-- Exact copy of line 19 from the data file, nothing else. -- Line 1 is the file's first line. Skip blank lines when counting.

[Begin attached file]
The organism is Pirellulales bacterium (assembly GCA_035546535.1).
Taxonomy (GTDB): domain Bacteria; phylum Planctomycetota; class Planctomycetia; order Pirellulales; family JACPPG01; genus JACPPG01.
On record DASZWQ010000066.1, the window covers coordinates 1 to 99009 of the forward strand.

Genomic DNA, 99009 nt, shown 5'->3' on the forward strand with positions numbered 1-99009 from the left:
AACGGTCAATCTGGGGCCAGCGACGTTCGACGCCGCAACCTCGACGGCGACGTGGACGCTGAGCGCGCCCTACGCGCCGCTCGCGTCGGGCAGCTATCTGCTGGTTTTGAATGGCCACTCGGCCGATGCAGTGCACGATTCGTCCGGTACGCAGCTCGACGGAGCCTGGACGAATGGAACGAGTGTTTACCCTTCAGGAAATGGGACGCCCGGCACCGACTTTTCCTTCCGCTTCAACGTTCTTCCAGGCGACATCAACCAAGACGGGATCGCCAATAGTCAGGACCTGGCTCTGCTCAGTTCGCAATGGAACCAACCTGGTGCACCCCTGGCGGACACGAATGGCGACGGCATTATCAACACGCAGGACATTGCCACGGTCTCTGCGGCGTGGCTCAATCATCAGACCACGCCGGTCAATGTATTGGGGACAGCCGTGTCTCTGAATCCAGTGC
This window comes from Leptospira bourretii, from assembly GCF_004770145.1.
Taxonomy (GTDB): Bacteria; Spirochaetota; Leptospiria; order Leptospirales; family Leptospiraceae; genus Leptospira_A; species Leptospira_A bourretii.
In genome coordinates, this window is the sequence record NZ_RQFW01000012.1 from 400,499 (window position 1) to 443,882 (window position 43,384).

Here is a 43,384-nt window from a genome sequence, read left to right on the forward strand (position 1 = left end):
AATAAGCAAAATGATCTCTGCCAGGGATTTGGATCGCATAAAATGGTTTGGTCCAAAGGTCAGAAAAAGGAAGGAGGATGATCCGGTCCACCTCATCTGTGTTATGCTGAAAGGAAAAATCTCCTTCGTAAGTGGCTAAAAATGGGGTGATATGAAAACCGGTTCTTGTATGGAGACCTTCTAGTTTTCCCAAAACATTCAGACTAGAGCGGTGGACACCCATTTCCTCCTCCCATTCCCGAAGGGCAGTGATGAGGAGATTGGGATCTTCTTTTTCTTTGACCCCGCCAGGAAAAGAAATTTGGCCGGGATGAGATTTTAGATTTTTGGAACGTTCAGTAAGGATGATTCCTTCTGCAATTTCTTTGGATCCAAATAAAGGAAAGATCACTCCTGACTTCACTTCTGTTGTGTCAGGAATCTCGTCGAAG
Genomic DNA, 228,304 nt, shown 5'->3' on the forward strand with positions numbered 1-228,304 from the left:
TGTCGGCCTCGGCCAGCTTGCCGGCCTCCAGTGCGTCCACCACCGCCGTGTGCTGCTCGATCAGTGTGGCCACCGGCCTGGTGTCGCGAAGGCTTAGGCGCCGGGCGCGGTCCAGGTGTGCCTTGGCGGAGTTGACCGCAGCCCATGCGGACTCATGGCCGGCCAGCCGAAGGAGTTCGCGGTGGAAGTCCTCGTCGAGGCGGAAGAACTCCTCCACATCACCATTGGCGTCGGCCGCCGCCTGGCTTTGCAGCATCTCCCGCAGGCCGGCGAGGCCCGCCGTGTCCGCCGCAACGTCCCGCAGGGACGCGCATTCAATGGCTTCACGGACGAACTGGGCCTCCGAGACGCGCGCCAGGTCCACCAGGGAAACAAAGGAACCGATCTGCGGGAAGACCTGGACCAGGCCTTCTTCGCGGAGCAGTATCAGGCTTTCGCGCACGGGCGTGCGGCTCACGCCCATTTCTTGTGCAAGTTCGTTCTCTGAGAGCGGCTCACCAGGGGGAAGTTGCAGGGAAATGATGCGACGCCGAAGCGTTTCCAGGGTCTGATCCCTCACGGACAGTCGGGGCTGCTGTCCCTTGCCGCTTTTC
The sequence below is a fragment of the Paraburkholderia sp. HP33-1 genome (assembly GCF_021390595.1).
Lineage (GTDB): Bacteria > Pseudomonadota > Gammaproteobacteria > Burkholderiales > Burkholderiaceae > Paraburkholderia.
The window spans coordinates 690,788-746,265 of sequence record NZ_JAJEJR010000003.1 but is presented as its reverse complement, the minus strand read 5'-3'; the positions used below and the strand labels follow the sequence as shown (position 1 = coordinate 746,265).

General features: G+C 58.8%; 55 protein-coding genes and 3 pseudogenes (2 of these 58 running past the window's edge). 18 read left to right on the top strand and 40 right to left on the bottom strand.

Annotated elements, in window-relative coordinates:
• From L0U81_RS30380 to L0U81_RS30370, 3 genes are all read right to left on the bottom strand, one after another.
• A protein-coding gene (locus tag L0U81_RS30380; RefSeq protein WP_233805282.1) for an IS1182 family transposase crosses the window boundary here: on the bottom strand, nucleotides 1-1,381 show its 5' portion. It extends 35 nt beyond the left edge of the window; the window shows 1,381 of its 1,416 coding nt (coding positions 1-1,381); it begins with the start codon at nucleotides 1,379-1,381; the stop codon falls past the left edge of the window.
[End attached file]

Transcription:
• A protein-coding gene (locus tag L0U81_RS30380; RefSeq protein WP_233805282.1) for an IS1182 family transposase crosses the window boundary here: on the bottom strand, nucleotides 1-1,381 show its 5' portion. It extends 35 nt beyond the left edge of the window; the window shows 1,381 of its 1,416 coding nt (coding positions 1-1,381); it begins with the start codon at nucleotides 1,379-1,381; the stop codon falls past the left edge of the window.